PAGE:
27 December 2017

In my previous note on where this site is going, I mentioned that the butterfly pages were the first pages of this site, and hence were least standardized in their layout - and consequently most in need of a revision. With these pages taken care of, my next focus became those dedicated to wasps and bees. In 2007 and 2008 I was engaged in a photographic frenzy focussed on wasps & bees. I enthusiastically created and immediately expanded various pages showing wasps & bees, but as with the butterfly pages, nothing was standardized yet. Sizes of the photos and especially their aspect ratios were somewhat random, which led to rather messy pages. Back then, I also had a penchant for long pages, the longer the better.

After the initially rather chaotic approach to developing the site, by 2009 I had developed a certain rigour with respect to image size and aspect ratio (outlined below). My predilection with long pages took much longer to wane though. In my previous note I already mentioned the concept of the 'minor reorganization': the fragmentation of a long page into a short overview page that refers to a series of much shorter pages dedicated to a lower level in the hierarchical classification. But I cannot pintpoint any moment in time when this became a leading principle of my presentation; my preference grew gradually in time. A third development of the site is described in a page on my use of taxonomy: the increasingly rigorous approach of presenting the photos in a phylogenetic framework.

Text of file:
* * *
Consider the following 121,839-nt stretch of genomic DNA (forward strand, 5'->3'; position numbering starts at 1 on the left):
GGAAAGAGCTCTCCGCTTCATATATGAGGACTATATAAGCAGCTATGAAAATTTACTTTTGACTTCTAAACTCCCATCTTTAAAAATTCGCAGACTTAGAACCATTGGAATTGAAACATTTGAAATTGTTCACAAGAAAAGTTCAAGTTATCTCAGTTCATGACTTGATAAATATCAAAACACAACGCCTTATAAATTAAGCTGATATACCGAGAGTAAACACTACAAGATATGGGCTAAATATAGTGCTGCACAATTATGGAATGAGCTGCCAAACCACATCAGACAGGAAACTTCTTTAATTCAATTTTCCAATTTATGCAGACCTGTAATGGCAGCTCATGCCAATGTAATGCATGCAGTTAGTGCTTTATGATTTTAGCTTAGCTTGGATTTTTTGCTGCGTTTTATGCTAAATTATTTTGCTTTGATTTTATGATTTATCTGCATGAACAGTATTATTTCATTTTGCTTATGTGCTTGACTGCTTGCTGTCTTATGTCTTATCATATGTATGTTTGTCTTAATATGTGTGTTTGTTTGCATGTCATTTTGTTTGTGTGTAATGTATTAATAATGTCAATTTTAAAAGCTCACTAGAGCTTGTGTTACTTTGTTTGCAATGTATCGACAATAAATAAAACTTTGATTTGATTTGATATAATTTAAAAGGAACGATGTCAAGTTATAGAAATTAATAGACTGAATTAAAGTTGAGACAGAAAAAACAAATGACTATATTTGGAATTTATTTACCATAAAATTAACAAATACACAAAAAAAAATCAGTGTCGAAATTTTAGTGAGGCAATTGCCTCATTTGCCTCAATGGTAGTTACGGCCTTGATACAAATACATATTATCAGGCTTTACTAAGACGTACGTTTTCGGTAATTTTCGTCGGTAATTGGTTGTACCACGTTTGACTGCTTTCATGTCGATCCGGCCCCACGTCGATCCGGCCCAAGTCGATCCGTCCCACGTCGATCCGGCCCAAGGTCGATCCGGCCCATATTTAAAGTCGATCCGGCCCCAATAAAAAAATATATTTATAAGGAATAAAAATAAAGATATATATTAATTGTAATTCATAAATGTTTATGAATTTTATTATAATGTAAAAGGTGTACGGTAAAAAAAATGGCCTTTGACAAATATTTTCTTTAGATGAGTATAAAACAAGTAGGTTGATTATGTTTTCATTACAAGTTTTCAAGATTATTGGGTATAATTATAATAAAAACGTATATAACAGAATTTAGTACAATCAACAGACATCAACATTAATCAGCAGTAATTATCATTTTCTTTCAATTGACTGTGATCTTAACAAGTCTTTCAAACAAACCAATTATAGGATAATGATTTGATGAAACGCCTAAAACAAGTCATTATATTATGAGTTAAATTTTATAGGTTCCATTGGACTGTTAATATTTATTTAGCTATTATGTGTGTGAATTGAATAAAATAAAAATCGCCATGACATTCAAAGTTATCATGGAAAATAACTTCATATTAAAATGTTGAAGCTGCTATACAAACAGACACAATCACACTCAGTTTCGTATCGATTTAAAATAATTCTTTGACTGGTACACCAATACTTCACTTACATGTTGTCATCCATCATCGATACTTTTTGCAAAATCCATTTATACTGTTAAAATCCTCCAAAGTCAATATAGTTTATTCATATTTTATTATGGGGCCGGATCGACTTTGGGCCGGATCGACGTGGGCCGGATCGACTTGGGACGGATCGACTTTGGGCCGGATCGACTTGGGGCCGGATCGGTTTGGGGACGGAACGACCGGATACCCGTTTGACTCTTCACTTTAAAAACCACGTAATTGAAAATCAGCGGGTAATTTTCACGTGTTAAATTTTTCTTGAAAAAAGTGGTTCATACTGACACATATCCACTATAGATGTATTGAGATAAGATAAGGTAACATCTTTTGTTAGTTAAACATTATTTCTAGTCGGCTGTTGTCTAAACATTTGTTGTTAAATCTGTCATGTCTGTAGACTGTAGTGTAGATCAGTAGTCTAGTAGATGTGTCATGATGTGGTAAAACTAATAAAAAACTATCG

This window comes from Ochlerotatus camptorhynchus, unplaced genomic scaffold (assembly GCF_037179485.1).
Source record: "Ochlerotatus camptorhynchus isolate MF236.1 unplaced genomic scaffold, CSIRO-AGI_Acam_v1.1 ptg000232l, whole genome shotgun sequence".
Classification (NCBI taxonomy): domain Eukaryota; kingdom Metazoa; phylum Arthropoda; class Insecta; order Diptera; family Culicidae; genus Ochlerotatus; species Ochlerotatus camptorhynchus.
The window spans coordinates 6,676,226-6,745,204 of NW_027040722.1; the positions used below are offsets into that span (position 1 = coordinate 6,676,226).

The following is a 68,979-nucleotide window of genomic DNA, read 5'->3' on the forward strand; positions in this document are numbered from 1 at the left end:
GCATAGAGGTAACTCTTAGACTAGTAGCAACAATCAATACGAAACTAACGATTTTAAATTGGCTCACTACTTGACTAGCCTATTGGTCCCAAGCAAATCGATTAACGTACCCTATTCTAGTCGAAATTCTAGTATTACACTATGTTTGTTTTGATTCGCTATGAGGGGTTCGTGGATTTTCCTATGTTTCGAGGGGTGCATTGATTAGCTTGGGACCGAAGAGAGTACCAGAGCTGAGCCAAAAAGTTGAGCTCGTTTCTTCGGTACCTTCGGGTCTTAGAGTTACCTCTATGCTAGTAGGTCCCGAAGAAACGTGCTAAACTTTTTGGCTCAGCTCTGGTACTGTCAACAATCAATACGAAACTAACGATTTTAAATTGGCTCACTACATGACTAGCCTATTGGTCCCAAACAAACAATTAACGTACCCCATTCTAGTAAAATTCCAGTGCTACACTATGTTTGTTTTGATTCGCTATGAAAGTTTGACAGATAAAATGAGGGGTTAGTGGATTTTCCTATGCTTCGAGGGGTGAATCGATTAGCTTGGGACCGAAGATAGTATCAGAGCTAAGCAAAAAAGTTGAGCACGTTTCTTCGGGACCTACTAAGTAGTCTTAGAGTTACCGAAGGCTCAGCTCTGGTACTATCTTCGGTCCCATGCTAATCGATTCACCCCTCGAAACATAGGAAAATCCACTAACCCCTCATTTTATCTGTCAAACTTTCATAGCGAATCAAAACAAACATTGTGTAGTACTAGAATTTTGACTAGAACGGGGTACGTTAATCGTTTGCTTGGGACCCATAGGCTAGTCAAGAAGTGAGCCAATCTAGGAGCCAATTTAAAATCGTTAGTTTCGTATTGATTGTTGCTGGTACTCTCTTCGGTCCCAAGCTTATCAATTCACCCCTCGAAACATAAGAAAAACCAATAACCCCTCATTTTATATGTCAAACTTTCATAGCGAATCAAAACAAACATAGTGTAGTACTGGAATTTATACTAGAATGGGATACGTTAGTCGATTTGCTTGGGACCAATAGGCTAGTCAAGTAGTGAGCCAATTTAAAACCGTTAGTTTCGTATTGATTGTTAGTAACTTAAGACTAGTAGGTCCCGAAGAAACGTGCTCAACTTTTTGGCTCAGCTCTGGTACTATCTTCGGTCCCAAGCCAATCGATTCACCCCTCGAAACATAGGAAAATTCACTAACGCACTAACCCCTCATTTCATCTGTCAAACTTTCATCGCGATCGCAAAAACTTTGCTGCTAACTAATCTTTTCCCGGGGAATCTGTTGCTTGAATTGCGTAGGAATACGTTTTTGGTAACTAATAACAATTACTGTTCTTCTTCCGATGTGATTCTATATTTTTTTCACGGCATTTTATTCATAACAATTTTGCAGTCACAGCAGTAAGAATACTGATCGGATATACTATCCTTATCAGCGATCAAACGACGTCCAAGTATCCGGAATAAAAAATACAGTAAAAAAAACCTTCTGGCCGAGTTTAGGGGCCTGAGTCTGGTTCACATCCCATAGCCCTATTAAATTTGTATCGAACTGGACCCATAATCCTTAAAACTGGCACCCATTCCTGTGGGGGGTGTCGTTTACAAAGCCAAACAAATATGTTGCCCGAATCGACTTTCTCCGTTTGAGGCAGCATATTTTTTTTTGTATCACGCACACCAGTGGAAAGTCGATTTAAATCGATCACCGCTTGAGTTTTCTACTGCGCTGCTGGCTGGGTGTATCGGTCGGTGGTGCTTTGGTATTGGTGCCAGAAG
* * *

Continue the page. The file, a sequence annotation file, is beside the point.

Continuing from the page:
All three aspects - consistency of photo size, short pages and phylogenetically organized presentation - came together in the revision of the pages dedicated to the wasps & bees. The publication in 2017 of a few papers dealing with wasp phylogeny, in combination with the inclusion of the 2017 new photos triggered me to undertake a full revision of the Hymenoptera pages. Such a revision brings its challenges though, since even if the phylogenetic relationships now seem to be robustly established, taxonomy hasn't caught up yet with the new insights. For example, while recent insights have it that the bees branch within the digger wasps, the family Crabronidae representing only the digger wasps is still in use. I have no intention to be more Catholic than the Pope when it comes to a phylogenetically based taxonomy; hence I present the digger wasps in line with current usage (that is, as a paraphyletic family, sister group to the bees). But the new insights do show in the Apoidea being the assemblage of bees and digger wasps, necessitating an unranked name for the bees: Anthophila.

Some of the changes may seem somewhat pedantic to the casual user, and this perhaps is indeed true. However, other changes really make a big difference in my view, especially the slicing of (too) long pages. The intercalated overview pages provide a far better view of the group as a whole than do long pages; good examples of this are the tribe Larrini, and the genera Bembix, Anthidium, and Megachile. Also relevant for the user is that I harmonized photo sizes and aspect ratios by reworking the originals for many of the photos of 2007 and 2008. With better knowledge how to edit the original jpg's, the updates often have not only higher resolution but better colors, too. All in all, I hope that you, the user, share my impression that the revision payed off in the end!

1 December 2017

Well, this page is new! Though I keep a record of incremental changes to Natural History Photographs, this elaborate record does not explain my motivation for changes other than simply expanding the range of organisms shown. Increasingly though, I felt the need to sometimes explain to the regular visitor why I made certain changes. This need built up very slowly and gradually, but one day it passed a threshold that made me act on it. This happened around December 1st, 2017, during a period of intense working on the website, incorporating new material.